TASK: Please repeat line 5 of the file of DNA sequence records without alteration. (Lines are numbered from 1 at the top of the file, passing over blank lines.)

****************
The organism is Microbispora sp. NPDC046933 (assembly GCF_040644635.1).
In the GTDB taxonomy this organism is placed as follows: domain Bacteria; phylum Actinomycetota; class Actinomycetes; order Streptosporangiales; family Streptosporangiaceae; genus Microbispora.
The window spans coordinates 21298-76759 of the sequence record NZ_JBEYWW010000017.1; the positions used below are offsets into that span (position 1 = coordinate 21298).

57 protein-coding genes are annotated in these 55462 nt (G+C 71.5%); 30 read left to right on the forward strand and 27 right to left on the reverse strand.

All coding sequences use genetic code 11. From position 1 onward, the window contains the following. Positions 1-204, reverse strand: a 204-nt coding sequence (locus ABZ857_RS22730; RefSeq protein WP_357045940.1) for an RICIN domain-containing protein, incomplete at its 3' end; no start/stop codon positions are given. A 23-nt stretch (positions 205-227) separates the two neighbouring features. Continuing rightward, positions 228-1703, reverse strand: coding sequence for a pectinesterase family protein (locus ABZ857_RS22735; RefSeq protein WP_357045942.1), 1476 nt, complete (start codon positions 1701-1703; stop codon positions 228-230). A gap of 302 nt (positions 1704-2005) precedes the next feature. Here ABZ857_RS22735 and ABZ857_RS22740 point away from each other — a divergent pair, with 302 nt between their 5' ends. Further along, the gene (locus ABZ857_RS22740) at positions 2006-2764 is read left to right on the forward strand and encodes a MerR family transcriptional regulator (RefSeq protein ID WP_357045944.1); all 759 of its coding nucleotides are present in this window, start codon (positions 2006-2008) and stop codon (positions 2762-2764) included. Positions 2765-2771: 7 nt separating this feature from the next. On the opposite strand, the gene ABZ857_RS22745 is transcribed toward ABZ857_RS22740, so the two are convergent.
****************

All coding sequences use genetic code 11. From position 1 onward, the window contains the following. Positions 1-204, reverse strand: a 204-nt coding sequence (locus ABZ857_RS22730; RefSeq protein WP_357045940.1) for an RICIN domain-containing protein, incomplete at its 3' end; no start/stop codon positions are given. A 23-nt stretch (positions 205-227) separates the two neighbouring features. Continuing rightward, positions 228-1703, reverse strand: coding sequence for a pectinesterase family protein (locus ABZ857_RS22735; RefSeq protein WP_357045942.1), 1476 nt, complete (start codon positions 1701-1703; stop codon positions 228-230). A gap of 302 nt (positions 1704-2005) precedes the next feature. Here ABZ857_RS22735 and ABZ857_RS22740 point away from each other — a divergent pair, with 302 nt between their 5' ends. Further along, the gene (locus ABZ857_RS22740) at positions 2006-2764 is read left to right on the forward strand and encodes a MerR family transcriptional regulator (RefSeq protein ID WP_357045944.1); all 759 of its coding nucleotides are present in this window, start codon (positions 2006-2008) and stop codon (positions 2762-2764) included. Positions 2765-2771: 7 nt separating this feature from the next. On the opposite strand, the gene ABZ857_RS22745 is transcribed toward ABZ857_RS22740, so the two are convergent.